He has been gaining sufficiently (slowly at first, but he's where he should be now), his latch is good, idk about his suck, I do have an OALD, he often gags and splutters during his morning feed but it seems fine throughout the rest of the day, and I switch feed. My best guess is that he's too impatient to wait for more (I have a series of small letdowns with about 5 minutes in between) and so falls asleep, only to wake up, still hungry, 10-15 minutes later. He will literally be at my breast from 5 pm to midnight with pause only for my own physical needs. He does sleep in 5 hour blocks overnight as a payoff, though.

    The pumping helps increase supply because he never stays awake long enough to finish (I'm still supplimenting 6-10 oz of formula unless I pump, then he only needs the pumped milk). Plus it gives me time to do the basic necessities (I live away from friends and family and cannot budget outside help!). I think I answered everything! Lol! Thanks!

  5. #5

    Default Re: more efficient nursing sessions?

    OK I did not realize you were supplementing. Of course if supplements are needed, the best option healthwise is for those supplements to be moms own expressed milk.

    Is the current plan due to the slow weight gain? Are you pumping and supplementing due to a plan given to you by an IBCLC? If anything I am saying is going against a plan you have been given by your breastfeeding support person, please just ignore me.

    Speaking generally, many mothers find that combining nursing, pumping and bottles more tiring than only nursing, and also, there are often problems that arise due to pumping, supplements and bottles especially in the early weeks. So that is why I typically will suggest that if the supplementing, pumping and bottles are not needed, best to avoid them. However, every situation is different and each mom will find what works best for her situation.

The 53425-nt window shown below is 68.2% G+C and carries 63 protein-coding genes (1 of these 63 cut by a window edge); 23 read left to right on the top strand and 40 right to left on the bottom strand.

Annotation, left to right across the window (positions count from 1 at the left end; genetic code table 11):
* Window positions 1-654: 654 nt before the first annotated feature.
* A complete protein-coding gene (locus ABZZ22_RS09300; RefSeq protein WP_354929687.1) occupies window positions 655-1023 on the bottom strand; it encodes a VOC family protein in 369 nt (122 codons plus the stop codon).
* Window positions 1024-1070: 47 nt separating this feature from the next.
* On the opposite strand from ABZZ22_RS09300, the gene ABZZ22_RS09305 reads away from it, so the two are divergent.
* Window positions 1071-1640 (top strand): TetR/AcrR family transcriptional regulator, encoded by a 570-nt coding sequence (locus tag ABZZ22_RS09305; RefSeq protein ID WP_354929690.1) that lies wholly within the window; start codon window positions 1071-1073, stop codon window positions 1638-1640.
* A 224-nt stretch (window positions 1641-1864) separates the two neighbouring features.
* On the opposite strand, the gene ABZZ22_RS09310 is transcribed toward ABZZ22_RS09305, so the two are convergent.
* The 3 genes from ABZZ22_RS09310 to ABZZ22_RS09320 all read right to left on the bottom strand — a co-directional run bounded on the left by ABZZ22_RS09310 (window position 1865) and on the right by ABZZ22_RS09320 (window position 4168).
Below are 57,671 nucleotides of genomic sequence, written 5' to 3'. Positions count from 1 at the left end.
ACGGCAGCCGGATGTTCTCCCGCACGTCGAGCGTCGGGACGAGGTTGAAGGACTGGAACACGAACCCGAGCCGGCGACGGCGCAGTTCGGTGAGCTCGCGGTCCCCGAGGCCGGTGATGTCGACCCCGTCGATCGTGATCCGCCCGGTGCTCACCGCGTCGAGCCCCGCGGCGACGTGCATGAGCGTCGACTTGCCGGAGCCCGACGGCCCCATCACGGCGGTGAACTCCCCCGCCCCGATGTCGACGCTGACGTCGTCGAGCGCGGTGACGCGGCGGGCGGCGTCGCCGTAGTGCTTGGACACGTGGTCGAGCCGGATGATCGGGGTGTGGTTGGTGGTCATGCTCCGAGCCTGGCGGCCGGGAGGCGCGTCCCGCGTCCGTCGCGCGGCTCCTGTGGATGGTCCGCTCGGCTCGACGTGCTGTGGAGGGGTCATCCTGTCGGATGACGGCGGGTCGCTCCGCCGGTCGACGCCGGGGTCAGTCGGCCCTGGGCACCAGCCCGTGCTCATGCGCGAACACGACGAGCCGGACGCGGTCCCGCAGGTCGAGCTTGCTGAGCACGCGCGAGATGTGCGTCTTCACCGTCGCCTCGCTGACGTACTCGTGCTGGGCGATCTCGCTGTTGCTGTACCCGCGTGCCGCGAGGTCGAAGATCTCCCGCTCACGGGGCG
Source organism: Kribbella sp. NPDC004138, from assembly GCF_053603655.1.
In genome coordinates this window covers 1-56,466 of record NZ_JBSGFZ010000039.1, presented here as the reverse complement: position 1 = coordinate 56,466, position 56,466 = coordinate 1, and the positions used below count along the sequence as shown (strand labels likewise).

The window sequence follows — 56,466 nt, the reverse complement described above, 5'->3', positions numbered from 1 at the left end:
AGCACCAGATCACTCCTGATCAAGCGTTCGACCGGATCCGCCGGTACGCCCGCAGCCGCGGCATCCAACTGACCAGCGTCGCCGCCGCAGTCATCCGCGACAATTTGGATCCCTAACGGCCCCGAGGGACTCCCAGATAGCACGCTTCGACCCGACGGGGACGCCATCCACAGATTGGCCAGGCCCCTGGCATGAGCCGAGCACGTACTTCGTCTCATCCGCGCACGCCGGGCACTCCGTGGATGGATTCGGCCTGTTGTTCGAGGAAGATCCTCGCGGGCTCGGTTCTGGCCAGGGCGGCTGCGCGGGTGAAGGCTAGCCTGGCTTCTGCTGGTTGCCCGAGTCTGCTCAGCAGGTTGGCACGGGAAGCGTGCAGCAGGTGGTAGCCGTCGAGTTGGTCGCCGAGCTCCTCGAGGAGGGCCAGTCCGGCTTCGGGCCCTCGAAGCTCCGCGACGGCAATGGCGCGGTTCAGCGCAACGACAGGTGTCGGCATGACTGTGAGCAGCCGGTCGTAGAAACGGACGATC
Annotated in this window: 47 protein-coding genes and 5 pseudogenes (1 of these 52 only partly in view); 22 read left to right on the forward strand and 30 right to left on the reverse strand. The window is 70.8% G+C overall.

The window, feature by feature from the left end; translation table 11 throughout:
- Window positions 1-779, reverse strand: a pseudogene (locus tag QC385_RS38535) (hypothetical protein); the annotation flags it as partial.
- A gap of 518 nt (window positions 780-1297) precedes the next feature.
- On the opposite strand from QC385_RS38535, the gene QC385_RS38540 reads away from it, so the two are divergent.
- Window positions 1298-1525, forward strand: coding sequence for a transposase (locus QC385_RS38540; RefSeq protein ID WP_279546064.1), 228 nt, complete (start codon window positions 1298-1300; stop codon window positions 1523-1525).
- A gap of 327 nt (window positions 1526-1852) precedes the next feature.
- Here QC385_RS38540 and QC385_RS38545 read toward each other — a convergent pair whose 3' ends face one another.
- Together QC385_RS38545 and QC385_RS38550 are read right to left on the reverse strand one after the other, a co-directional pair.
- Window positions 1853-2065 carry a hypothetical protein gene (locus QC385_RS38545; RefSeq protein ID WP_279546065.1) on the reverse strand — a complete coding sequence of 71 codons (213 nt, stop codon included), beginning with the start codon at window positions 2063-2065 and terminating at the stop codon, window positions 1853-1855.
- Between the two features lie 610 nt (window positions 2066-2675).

Generally, when a mother makes enough milk and baby can extract it, there is no need for pumping or supplementing. Some babies need to nurse more often than others, but generally, as long as baby can get the milk out and mom makes enough milk, exclusively nursing (no pumping, no supplementing) is possible.

    Sometimes even when baby is getting enough at the breast some pumping is still suggested to protect milk production- for example, if mom is using nipple shields.

    Baby is at your breast basically all day, yet baby also "falls asleep before baby is finished." Do you mean baby is falling asleep while nursing and you cannot unlatch without baby waking?

    If a baby who is gaining normally falls asleep while nursing, then baby is finished. Baby may object to being unlatched (wishes to comfort nurse or simply to be held longer) and/or baby may wish to nurse again soon, but neither indicates on its own a need for pumping.

    If your baby IS getting frustrated with the flow at the breast, could it be in part due to "flow confusion' from the bottles? As long as you keep giving bottles I suggest offer small amounts (2-3 ounces at a time) given in a breastfeedig supportive way, such as described here: http://www.llli.org/docs/00000000000...astfedbaby.pdf